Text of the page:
Zombies seem to be the hot thing in literature these days, and though I haven’t been bitten by the vampire bug, I do enjoy stories about werewolves and fairies, so I thought the next logical step would be to try my hand at reading a zombie book. I chose this one because I was intensely curious about its premise and because it seemed Halloween would be the perfect time to read it. It wasn’t really a scary book per se, but there were some stomach-turning descriptions that might make a sensitive reader uncomfortable. I had a lot of fun with this book and speculated on how it would turn out the whole way through. It’s funny to be saying this, but this book, though it dealt with the undead, was very human and in some ways very touching.
When we first meet R, he’s only subtly aware that he’s slightly different than the other zombies he cohabitates with. There’s an underpinning of humanity still left in R and he questions the things about himself and the others that he can’t understand. Life is pretty grim for the zombies. They can’t really think, read or communicate, and one of the things I loved about this book was the way Marion could create deft and nuanced conversations between creatures who couldn’t speak more than four short words at a time. There was a curiosity in R that made him question himself and that enabled him to see the differences between him and the others, but it wasn’t until he consumed Perry that his spark seemed to genuinely ignite into some sort of cohesive awareness.
When R eats Perry, he basically seems to ingest the boy’s soul. That soul is not willing to give up and become food, but worms its way into the consciousness of his attacker and morphs him into something different. I got the impression that Perry had a mission and that he wouldn’t let death circumvent him from completing it. In an instant, R becomes aware of Julie and an overwhelming desire to protect her forms within him. Julie, of course, takes some time to warm up to R, and there are some touching scenes of two very different types of creatures trying to bridge the distance between them. It’s a huge feat for an author to make a zombie lovable and empathetic, because, let’s face it, he’s stinky, gory and undead, but Marion manages to make his readers care for R and Julie and their budding relationship. As they both begin to understand their predicament and try to bridge the gap between dead and undead, there are numerous moments of clarity interspersed with moments of danger.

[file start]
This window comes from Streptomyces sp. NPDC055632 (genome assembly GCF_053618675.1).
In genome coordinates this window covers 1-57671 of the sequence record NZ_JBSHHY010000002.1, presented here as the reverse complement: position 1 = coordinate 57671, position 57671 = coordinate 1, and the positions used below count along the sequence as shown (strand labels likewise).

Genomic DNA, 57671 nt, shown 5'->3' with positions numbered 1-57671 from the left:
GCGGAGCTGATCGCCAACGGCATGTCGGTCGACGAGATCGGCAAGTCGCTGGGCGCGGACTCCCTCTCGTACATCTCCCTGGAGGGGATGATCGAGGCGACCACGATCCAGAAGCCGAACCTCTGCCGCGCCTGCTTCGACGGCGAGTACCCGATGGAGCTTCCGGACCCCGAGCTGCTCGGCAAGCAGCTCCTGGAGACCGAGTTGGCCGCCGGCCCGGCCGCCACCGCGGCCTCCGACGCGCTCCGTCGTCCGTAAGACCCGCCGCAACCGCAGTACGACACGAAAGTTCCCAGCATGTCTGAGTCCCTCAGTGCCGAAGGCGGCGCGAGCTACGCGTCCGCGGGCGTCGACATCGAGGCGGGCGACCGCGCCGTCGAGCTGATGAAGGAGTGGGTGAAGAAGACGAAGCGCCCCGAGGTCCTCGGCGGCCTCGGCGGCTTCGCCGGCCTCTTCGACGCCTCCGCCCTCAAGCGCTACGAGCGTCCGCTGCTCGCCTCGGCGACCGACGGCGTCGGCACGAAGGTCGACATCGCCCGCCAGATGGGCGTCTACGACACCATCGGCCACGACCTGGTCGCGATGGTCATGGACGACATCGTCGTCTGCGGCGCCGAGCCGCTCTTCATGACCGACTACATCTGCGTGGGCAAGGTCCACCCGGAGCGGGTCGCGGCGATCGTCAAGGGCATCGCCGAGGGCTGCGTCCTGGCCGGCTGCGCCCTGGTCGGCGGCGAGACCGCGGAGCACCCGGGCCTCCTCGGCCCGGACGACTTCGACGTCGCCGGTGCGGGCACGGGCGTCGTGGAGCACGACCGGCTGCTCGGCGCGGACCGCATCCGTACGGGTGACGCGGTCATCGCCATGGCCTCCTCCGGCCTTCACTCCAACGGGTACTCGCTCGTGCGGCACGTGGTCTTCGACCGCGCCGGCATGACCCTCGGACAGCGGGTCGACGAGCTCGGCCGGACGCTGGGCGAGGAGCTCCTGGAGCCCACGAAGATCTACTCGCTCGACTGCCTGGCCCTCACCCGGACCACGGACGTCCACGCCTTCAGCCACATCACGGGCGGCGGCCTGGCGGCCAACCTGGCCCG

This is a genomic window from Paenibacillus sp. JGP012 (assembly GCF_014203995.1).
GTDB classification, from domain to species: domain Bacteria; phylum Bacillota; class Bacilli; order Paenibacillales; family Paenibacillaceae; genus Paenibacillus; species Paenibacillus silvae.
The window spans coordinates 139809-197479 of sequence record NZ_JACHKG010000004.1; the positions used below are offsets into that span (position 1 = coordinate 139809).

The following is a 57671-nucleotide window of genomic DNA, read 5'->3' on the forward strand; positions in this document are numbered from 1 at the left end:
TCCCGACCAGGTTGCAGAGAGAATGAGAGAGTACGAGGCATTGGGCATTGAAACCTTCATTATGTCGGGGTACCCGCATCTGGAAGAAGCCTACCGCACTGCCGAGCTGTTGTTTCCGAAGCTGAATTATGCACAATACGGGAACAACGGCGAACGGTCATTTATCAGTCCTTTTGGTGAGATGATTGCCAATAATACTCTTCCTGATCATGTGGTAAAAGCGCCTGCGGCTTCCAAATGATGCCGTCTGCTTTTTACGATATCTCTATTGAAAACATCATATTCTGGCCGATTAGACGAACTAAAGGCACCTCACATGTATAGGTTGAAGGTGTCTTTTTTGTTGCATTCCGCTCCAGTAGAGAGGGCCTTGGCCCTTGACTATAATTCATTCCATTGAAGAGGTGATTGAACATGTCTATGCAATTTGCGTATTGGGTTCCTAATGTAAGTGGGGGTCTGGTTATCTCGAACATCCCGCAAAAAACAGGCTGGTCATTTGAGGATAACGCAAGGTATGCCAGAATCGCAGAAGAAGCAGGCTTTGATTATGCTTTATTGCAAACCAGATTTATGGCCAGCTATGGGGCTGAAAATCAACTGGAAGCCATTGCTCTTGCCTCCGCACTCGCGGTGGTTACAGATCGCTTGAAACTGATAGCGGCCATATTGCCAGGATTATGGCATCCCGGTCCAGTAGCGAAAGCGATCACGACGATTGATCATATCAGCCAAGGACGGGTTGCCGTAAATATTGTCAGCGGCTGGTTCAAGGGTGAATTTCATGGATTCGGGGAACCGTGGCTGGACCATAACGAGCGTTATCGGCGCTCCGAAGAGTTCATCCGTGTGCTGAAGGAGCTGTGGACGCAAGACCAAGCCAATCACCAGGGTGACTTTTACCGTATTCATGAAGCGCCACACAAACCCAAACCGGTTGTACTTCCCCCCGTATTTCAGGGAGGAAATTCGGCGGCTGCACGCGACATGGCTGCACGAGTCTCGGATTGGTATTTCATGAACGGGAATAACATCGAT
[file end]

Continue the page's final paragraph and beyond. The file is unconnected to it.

It’s not as simple as it sounds, for Julie is one of only a few thousand survivors who’ve been trained to kill a zombie on sight, and when she decides to take him to her encampment, neither zombies nor humans are happy. But R and Julie know that something is changing, and amidst the danger and prejudice, they need to let both sides know. Soon they are being pursued by three separate groups: the zombies who are in the midst of changing like themselves, the humans, and the overseers of the undead; and each group has a different agenda. Meanwhile, R’s consciousness is blooming to life and he’s beginning to assimilate even further. What Marion does with this story and with its characters is amazing, for he crafts the kind of tale that keeps his reader marvelling at the strange similarities between two very different tribes of creatures and imbues even his mentally and physically challenged characters with a strange effervescence. There’s danger lurking around every corner, and R and Julie must dismantle it all and give these changing races a second chance.
Though this wasn’t exactly the story I had been expecting in my first foray into zombie literature, it did keep me entertained and invested. I grew strangely enamored of R, despite his obvious limitations and my initial off-putting reaction to him. The book wasn’t overly graphic but there were some scenes that could sour a stomach to a degree. I would have to say this was a pretty good read for me and it left me with feelings that I hadn’t been anticipating when it was all said and done. A very solid and strangely endearing debut. Perfect for this time of year.